With more and more companies adopting Kubernetes, it’s no longer just about creating a logging solution, but a good logging solution that integrates well with Kubernetes.
Humio, Schofield said, is a “log, everything, answer anything” platform that is very scalable and able to ingest several terabytes of data on a single server across up to 25 nodes. They use Kubernetes to send the logs into where the Kubernetes cluster is running applications.
While Humio is both on-premises and in the cloud, Schofield has been experimenting with expanding the limits of scale. Running on Google’s GKE, with the GKE’s quota of 2000 CPUs and 50 SSDs, he was able to generate a hundred terabytes of logs a day and ingest them in, query them at sub-second latencies, and has sustained that level over several days.
Observability is a Cultural Movement
It’s not just one tool or an app, said Schofield. It’s a cultural movement. The three pillars of observability are logging, tracing, and metrics and Humio covers the logging leg. “We need an overall view of our systems logs,” he said. Logs tell us one story, metrics tell us another and tracing yet another.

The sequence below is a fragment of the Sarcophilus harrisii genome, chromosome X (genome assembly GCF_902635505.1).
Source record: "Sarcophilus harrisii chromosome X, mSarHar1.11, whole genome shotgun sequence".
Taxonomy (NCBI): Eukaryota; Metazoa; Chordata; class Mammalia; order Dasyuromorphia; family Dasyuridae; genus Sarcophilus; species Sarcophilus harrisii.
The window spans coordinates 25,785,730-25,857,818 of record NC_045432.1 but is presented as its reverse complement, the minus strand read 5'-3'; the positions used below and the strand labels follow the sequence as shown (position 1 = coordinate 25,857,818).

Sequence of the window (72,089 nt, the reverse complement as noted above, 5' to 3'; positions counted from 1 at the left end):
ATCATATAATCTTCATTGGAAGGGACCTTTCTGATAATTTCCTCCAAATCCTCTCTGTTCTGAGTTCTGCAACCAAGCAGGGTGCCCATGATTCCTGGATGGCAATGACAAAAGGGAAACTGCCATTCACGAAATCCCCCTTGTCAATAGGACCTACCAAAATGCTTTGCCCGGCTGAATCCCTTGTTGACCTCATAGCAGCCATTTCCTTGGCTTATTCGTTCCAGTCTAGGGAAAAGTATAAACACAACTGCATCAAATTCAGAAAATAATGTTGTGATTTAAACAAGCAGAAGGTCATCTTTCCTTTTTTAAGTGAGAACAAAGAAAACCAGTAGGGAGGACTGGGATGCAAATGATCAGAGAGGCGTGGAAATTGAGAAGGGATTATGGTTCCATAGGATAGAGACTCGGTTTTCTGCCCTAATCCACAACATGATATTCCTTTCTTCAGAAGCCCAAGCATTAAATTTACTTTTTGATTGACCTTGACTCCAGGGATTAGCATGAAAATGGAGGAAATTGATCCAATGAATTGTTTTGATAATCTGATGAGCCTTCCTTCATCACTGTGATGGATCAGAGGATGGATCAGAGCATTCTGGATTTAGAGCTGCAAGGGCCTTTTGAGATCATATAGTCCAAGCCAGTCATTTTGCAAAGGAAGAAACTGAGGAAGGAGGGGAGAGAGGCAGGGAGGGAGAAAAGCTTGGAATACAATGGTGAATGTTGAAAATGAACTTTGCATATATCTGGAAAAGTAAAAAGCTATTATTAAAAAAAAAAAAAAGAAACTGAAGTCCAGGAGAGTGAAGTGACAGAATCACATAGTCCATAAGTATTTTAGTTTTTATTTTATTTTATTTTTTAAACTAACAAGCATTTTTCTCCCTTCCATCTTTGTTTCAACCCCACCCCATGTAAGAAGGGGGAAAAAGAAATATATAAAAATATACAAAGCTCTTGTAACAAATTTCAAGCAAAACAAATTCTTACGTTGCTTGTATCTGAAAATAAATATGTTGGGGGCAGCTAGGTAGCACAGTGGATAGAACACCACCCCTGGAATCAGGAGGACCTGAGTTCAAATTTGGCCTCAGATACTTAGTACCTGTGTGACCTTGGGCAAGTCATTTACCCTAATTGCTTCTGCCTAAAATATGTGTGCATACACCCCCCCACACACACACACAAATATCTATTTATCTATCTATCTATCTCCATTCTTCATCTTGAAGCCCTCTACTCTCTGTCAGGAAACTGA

Combining the three and bringing observability fully into your organization is not just about ingesting data at that scale, he said. It’s also about speed, making the data useable, and giving engineers the ability to interact with it. At scale. But in the end, it’s really about servicing your customer.
“Observability to me is about how are my systems running and how is that affecting my customers,” said Schofield.
Because Humio doesn’t index their data, alerts, queries, and dashboards are live with zero latency. So it is able to provide live observability on a 100 terabytes a day, which is approximately four gigabytes of data per second.
The key, said Schofield, is to log everything because sampling data doesn’t always give you all the information you need. “If we don’t have all this data, we can’t really service our customers in particular,” he said.
At his former company, a video streaming service, they found that a specific Brazillian ISP had a really, really slow DNS responses. While less than 0.04% of their customers were affected, it was a crucial issue for those customers and the issue only surfaced with full observability in place.
Listen in to hear more about what Humio can do, why Schofield photographs pelicans, and the intersection between software engineering and musicians.